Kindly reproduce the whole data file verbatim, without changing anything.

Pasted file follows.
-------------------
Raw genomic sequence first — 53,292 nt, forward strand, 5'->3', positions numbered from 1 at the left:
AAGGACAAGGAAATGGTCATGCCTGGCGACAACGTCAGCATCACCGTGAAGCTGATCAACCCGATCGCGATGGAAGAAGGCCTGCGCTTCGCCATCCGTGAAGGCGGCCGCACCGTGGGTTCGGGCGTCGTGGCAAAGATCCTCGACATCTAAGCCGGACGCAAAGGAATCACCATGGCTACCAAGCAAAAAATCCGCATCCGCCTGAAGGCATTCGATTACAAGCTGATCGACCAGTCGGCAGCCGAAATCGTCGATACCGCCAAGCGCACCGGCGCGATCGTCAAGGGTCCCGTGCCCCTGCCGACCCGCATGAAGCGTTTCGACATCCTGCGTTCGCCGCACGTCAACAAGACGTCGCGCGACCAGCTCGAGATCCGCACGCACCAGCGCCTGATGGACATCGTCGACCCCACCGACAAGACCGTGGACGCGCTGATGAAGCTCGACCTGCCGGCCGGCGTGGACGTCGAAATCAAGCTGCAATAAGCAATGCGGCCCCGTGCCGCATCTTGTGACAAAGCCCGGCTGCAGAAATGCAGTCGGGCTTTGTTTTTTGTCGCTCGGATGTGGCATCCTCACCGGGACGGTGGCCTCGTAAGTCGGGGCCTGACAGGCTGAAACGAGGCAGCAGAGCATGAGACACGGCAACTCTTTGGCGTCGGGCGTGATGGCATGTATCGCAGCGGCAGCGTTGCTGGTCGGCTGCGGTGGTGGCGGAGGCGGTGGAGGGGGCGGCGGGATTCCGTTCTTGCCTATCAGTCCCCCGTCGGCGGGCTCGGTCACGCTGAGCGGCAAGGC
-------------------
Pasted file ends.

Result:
Raw genomic sequence first — 53,292 nt, forward strand, 5'->3', positions numbered from 1 at the left:
AAGGACAAGGAAATGGTCATGCCTGGCGACAACGTCAGCATCACCGTGAAGCTGATCAACCCGATCGCGATGGAAGAAGGCCTGCGCTTCGCCATCCGTGAAGGCGGCCGCACCGTGGGTTCGGGCGTCGTGGCAAAGATCCTCGACATCTAAGCCGGACGCAAAGGAATCACCATGGCTACCAAGCAAAAAATCCGCATCCGCCTGAAGGCATTCGATTACAAGCTGATCGACCAGTCGGCAGCCGAAATCGTCGATACCGCCAAGCGCACCGGCGCGATCGTCAAGGGTCCCGTGCCCCTGCCGACCCGCATGAAGCGTTTCGACATCCTGCGTTCGCCGCACGTCAACAAGACGTCGCGCGACCAGCTCGAGATCCGCACGCACCAGCGCCTGATGGACATCGTCGACCCCACCGACAAGACCGTGGACGCGCTGATGAAGCTCGACCTGCCGGCCGGCGTGGACGTCGAAATCAAGCTGCAATAAGCAATGCGGCCCCGTGCCGCATCTTGTGACAAAGCCCGGCTGCAGAAATGCAGTCGGGCTTTGTTTTTTGTCGCTCGGATGTGGCATCCTCACCGGGACGGTGGCCTCGTAAGTCGGGGCCTGACAGGCTGAAACGAGGCAGCAGAGCATGAGACACGGCAACTCTTTGGCGTCGGGCGTGATGGCATGTATCGCAGCGGCAGCGTTGCTGGTCGGCTGCGGTGGTGGCGGAGGCGGTGGAGGGGGCGGCGGGATTCCGTTCTTGCCTATCAGTCCCCCGTCGGCGGGCTCGGTCACGCTGAGCGGCAAGGC